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Int J Epidemiol. 2009 Jun;38(3):746-56. doi: 10.1093/ije/dyp004. Epub 2009 Feb 17.

Adherence to first-line antiretroviral therapy affects non-virologic outcomes among patients on treatment for more than 12 months in Lusaka, Zambia.

Author information

  • 1Centre for Infectious Disease Research in Zambia, Lusaka, Zambia. bchi@uab.edu

Abstract

BACKGROUND:

High-level adherence to antiretroviral therapy (ART) is associated with favourable patient outcomes. In resource-constrained settings, however, there are few validated measures. We examined the correlation between clinical outcomes and the medication possession ratio (MPR), a pharmacy-based measure of adherence.

METHODS:

We analysed data from a large programmatic cohort across 18 primary care centres providing ART in Lusaka, Zambia. Patients were stratified into three categories based on MPR-calculated adherence over the first 12 months: optimal (> or =95%), suboptimal (80-94%) and poor (<80%).

RESULTS:

Overall, 27 115 treatment-naïve adults initiated and continued ART for > or =12 months: 17 060 (62.9%) demonstrated optimal adherence, 7682 (28.3%) had suboptimal adherence and 2373 (8.8%) had poor adherence. When compared with those with optimal adherence, post-12-month mortality risk was similar among patients with sub-optimal adherence [adjusted hazard ratio (AHR) = 1.0; 95% CI: 0.9-1.2] but higher in patients with poor adherence (AHR = 1.7; 95% CI: 1.4-2.2). Those <80% MPR also appeared to have an attenuated CD4 response at 18 months (185 cells/microl vs 217 cells/microl; P < 0.001), 24 months (213 cells/microl vs 246 cells/microl; P < 0.001), 30 months (226 cells/microl vs 261 cells/microl; P < 0.001) and 36 months (245 cells/microl vs 275 cells/microl; P < 0.01) when compared with those above this threshold.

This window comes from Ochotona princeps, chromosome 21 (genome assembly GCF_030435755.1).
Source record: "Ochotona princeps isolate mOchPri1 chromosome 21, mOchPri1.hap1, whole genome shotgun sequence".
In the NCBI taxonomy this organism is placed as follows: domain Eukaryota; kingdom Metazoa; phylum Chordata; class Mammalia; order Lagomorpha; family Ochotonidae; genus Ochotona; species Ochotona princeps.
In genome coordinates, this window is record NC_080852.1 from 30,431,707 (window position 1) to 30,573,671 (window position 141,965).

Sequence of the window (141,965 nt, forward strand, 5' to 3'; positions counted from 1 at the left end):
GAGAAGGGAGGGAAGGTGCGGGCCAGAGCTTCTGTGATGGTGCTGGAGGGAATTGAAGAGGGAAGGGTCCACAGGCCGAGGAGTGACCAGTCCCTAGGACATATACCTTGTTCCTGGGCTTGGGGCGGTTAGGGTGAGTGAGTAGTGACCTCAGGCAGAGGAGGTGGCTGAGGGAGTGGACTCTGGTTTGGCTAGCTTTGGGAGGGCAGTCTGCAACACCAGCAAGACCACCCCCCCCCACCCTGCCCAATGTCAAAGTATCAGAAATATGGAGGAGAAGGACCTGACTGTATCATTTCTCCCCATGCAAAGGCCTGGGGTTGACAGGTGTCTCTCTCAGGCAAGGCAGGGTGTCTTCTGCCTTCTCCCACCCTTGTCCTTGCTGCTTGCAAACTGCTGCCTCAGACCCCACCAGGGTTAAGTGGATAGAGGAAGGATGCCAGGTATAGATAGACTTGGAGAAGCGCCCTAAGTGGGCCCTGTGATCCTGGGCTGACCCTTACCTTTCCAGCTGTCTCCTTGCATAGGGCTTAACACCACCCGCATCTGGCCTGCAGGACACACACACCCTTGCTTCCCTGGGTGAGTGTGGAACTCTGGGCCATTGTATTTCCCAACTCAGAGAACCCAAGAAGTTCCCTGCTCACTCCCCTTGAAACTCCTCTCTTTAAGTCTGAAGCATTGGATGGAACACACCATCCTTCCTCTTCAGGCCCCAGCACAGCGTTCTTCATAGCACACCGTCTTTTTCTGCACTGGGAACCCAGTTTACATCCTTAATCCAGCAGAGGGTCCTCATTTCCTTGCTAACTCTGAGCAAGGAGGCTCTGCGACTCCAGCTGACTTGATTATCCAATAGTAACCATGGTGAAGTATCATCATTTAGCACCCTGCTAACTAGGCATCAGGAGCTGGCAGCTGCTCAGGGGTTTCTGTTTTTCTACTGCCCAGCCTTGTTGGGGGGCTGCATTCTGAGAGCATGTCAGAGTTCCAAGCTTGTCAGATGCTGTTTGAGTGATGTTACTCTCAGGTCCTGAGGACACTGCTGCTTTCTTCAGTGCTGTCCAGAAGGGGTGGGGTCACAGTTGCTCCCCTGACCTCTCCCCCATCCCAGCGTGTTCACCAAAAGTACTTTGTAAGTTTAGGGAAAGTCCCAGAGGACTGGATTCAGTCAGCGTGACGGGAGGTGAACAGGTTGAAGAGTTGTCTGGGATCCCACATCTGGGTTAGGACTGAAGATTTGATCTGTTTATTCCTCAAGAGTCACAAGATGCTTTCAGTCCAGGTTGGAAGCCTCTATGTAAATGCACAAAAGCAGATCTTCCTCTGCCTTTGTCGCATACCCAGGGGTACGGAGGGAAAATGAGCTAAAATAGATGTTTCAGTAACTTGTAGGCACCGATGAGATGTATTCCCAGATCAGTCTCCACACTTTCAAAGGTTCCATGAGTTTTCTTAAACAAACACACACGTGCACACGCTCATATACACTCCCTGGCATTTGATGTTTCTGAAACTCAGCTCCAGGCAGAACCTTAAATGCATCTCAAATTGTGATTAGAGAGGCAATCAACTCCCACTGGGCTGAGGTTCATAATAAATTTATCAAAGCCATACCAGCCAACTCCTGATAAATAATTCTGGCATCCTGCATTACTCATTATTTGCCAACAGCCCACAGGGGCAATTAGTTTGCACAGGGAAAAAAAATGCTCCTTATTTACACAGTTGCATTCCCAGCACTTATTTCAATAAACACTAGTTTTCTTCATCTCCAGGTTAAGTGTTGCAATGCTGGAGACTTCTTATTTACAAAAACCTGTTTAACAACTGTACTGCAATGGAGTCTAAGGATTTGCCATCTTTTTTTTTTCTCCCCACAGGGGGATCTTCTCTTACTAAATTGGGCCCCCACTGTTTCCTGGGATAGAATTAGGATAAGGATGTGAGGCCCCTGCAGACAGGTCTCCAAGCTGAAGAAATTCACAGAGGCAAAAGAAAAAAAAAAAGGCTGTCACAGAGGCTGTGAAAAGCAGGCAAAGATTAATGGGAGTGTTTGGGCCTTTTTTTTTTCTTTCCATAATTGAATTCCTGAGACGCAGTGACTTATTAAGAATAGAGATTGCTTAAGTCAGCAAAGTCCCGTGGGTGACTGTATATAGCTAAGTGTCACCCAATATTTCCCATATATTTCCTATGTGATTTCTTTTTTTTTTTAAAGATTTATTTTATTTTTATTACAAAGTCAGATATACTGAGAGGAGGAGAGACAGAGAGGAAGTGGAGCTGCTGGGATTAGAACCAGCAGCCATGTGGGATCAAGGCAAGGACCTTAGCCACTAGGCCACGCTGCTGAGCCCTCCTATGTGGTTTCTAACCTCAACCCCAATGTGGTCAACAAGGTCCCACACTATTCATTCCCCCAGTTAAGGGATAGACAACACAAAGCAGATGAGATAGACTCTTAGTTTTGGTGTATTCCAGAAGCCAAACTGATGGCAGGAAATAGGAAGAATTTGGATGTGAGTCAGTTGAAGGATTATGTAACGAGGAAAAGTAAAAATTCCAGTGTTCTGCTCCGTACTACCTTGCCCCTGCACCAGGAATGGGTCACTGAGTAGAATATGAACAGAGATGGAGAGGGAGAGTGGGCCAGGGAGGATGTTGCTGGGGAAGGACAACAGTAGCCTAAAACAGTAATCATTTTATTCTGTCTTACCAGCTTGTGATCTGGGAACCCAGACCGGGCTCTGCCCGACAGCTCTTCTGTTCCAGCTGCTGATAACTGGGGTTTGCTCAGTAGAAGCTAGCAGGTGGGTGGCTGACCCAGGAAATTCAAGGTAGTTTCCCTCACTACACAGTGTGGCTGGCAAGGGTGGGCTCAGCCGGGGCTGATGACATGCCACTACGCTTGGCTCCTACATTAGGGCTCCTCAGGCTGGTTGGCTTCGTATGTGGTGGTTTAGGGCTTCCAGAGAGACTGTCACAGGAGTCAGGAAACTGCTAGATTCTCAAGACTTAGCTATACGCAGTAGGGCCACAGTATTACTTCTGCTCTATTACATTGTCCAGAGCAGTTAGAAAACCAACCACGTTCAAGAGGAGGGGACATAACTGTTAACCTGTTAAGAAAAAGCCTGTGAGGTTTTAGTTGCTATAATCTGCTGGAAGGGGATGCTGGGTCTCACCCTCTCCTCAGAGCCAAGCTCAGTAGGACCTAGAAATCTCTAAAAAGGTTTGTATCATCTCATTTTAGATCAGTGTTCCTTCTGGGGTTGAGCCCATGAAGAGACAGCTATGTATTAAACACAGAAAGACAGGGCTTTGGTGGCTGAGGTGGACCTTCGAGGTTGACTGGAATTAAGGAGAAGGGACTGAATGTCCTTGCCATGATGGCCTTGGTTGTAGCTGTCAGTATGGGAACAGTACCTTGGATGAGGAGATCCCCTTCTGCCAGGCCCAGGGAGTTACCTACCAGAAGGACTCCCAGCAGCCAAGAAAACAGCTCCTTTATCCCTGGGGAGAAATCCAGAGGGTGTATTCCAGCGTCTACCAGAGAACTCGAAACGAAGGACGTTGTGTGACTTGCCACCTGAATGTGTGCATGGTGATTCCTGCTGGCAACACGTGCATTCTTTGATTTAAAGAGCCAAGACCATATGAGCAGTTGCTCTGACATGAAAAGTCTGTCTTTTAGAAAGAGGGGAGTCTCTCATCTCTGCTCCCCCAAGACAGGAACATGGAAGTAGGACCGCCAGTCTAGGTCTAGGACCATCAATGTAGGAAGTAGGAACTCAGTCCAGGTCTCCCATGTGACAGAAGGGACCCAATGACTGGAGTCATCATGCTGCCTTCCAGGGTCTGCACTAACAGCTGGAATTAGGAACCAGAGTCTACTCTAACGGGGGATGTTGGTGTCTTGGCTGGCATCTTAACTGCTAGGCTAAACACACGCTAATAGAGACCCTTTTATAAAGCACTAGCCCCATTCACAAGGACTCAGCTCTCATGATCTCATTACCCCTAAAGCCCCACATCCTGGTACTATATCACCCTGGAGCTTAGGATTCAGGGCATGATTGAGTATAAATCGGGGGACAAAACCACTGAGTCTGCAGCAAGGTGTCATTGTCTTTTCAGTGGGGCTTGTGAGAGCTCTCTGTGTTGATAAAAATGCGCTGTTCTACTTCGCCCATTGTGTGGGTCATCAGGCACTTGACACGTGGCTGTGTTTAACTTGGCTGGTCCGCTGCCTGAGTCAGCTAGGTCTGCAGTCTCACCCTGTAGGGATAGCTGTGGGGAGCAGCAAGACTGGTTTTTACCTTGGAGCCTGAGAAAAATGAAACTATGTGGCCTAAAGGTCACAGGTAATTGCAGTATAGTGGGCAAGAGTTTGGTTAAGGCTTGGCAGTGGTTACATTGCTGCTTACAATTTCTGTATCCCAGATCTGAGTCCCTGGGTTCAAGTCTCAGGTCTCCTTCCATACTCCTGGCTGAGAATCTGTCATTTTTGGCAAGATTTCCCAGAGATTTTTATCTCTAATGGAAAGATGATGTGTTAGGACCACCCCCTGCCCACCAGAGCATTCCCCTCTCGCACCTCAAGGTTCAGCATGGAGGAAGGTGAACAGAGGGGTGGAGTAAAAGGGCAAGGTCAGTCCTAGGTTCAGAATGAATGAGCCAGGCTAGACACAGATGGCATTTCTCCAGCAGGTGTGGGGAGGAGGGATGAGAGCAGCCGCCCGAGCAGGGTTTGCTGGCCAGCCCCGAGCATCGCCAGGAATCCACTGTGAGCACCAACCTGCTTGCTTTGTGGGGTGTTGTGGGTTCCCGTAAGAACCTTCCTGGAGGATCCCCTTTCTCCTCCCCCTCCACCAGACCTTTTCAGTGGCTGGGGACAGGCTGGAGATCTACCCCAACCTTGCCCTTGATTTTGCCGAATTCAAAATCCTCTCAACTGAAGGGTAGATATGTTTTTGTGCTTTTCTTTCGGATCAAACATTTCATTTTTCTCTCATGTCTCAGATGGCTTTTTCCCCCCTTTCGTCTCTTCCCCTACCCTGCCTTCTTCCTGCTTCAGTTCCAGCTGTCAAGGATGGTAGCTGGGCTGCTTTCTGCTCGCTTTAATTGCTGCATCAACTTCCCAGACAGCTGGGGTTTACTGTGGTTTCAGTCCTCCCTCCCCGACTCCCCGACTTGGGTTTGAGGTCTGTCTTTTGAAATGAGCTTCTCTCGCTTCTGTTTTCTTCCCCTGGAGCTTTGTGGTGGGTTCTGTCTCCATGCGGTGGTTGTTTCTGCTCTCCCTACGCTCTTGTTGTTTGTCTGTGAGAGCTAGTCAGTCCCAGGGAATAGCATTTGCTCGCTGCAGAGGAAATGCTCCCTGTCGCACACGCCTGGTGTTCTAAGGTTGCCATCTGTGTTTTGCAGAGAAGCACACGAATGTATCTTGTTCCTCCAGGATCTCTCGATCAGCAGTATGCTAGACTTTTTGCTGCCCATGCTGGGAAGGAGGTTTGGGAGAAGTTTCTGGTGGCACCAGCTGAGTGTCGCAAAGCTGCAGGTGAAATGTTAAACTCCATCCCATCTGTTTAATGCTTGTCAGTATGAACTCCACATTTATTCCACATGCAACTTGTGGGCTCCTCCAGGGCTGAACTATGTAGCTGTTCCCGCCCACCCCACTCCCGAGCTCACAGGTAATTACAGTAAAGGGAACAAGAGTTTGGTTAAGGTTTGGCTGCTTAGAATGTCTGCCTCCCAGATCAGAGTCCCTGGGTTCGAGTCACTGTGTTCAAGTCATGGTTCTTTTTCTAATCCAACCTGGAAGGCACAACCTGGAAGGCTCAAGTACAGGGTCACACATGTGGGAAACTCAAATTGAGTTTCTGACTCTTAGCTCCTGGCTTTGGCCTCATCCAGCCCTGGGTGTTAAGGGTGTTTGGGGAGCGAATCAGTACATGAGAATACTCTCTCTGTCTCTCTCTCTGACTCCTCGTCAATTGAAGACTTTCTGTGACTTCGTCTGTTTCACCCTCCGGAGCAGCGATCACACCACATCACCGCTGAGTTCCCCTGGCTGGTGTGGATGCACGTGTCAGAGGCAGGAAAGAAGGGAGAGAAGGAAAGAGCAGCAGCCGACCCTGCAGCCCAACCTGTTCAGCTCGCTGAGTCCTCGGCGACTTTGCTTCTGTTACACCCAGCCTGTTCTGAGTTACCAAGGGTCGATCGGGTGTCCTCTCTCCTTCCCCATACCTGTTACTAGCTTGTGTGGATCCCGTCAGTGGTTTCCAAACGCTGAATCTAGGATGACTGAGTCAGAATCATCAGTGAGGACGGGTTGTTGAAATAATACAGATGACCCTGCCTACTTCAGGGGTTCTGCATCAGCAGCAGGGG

CONCLUSIONS:

MPR was predictive of clinical outcomes and immunologic response in this large public sector antiretroviral treatment program. This marker may have a role in guiding programmatic monitoring and clinical care in resource-constrained settings.

PMID:
19223334
[PubMed - indexed for MEDLINE]
PMCID:
PMC2689395
Free PMC Article
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